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Faces of Food Safety: Kristin Beaty - Food Safety is a Core Value

Kristin Beaty“For any person interested in protecting the public’s health and preventing foodborne illnesses—whether a scientist, a teacher or a college student—and seeking a way to help make food products safe, wholesome and accurately labeled, I believe that there are awesome opportunities in food safety through FSIS.”

This quote by Kristin Beaty, an OFO processed egg products food inspector and 9-year FSIS employee, expresses the appreciation she has for her career and her understanding of our mission at FSIS. Beaty rates serving others, including nurturing her two young children, as one of her core values. She defines public service as the actions she contributes in making her community, her state and the world in general a better, safer place. Beaty feels that her job at FSIS plays an important role in reaching that personal goal.

Originally from the small town of Fullerton, Neb., Beaty moved to northeast Nebraska in 2002 to attend Wayne State College. She majored in chemistry and minored in biology and has called the area home ever since.

"For any person interested in protecting the public’s health...I believe that there are awesome opportunities in food safety through FSIS."

Kristin Beaty

While in the second semester of her junior year at Wayne State, Beaty began working at two processing plants in Wakefield, Neb., on weekends as a rotating student intern. Two months before her graduation, Beaty sought guidance about her future from two FSIS inspectors whom she considers her mentors. 

“My mentor for egg products was, and, honestly, still is, Debra Mackling, a processed products food inspector. She was the first person to show me the four egg products facilities in Wakefield and give me, a confused college student, a chance at seeing a new world—a career that I wasn’t expecting,” Beaty recalled. “Mackling trained me at the breaking-only facilities (my current position), and then 19 months later, she pushed me into thinking about furthering my career through training at the two further processing facilities, which really helped me gain more insight into the world of egg products. Mackling taught me how to look at things differently; how not to get caught up in doing things exactly the same, such as the times rounds are done; how to effectively communicate to management personnel; and how to strive for more for myself at work and in my personal life.”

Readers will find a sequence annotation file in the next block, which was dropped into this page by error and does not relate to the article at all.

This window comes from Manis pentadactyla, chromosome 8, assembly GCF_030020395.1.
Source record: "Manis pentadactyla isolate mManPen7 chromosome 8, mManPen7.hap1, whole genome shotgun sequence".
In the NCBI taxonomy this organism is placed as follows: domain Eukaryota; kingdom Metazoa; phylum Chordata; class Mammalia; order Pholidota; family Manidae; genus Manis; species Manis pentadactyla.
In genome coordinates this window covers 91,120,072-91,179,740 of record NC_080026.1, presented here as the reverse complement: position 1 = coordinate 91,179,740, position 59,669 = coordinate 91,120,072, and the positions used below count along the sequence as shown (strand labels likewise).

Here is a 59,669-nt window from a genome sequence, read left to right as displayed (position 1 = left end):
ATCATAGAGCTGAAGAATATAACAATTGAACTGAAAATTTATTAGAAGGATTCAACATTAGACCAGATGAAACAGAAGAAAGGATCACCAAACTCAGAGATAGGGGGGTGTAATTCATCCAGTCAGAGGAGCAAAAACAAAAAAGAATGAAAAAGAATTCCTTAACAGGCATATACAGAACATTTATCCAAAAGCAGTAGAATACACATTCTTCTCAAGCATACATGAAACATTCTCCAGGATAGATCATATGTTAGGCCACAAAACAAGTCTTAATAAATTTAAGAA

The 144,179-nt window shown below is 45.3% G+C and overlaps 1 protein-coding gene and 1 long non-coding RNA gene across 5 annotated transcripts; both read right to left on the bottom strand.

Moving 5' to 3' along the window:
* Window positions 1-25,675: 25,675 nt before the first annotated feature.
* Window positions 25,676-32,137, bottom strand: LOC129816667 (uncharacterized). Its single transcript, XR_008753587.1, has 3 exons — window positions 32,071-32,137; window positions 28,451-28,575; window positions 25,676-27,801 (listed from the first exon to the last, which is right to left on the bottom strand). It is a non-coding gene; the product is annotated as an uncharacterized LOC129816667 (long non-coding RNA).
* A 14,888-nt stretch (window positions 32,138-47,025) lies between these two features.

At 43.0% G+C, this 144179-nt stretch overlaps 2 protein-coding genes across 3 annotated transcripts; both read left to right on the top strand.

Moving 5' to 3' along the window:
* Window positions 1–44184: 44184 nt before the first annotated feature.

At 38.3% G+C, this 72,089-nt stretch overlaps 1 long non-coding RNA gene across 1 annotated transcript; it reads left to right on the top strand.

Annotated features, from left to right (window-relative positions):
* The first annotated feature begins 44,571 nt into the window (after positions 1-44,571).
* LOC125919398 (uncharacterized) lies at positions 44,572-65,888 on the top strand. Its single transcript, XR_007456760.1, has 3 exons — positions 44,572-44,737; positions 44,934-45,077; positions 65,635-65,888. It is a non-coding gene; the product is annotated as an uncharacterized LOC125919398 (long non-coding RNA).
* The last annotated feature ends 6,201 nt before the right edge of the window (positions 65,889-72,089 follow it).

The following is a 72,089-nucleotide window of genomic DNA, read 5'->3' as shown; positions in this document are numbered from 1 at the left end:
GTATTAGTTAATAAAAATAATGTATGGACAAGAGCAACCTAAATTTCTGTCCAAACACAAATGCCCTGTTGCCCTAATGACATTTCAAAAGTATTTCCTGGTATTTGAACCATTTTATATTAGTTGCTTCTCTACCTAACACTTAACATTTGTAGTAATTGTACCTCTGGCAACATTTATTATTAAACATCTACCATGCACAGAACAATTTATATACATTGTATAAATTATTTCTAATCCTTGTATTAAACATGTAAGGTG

“From Randy Dames, a consumer safety inspector, I was able to experience a part of the food industry I had no knowledge of, including my first glances at HAACP (Hazard Analysis and Critical Control Points),” she continued. “Because of that, I gained an interest in learning even more and began a graduate program called Food Safety and Defense. I took courses in HACCP and Food Toxicology.”

Beaty used the knowledge she obtained from her mentors and has applied it to her current job. Her primary responsibilities consist of inspecting the breaking and shipping of unpasteurized egg products, which are largely for U.S. consumption. However, the plant also exports products to Canada.

Kristin Beaty, a processed egg products food inspector, conducts a pre-operation inspection on a double breaker.“Each morning, I conduct a pre-operations inspection, which is a visual inspection of the plant’s equipment that will be used during the egg breaking process,” she explained. “I make sure the machinery is clean and in conformance with FSIS guidelines and regulations. Afterward, I walk through the plant to ensure it is still meeting FSIS’ standards and there are no employee hazards present. I always have to make sure people are safe around me.”

Dr. Randall Broberg, Beaty’s supervisor, describes her as a team player who can be counted on. “Kristin is friendly, honest, cooperative, caring, a quick learner, and is ready and willing to help wherever and whenever it is needed,” Broberg said. “Other inspectors in the area would say that she is a hard worker, determined, professional, committed, flexible, driven and helpful.”

Beaty doesn’t work with other inspectors on a daily basis, but explained that there are multiple inspectors within a 4-mile radius of each other, which gives her the opportunity to talk to and occasionally work with others. “I consider us a team!” she said.

“I am grateful to know those inspectors; they are kind and considerate,” Beaty added. “I love having chances to talk to them and hear their stories. They listen to my thoughts and opinions on topics, and I listen to them and their requests. They are just great people who are all working toward the same goal that I am – ensuring the safety and wholesomeness of egg products and the other products that FSIS regulates.”

At times, her work and home life have intertwined, as Beaty has had personal experience with a pathogen-related illness. Her daughter has had two bouts of Campylobacter. “I know how serious foodborne illness is, and that’s why I make sure that the facility I am responsible for inspecting is producing product that is safe,” she said. “I look at it as if I myself or my family would be the ones consuming that food.”

Beaty is very happy with the career decision she made 9 years ago. “I know that what I do is important to me, my family, consumers and all FSIS employees who inspect meat and poultry,” she concluded. “We all play a part in protecting public health and preventing foodborne illness. How could someone not be satisfied playing a part in that?”

 

Last Modified Oct 17, 2016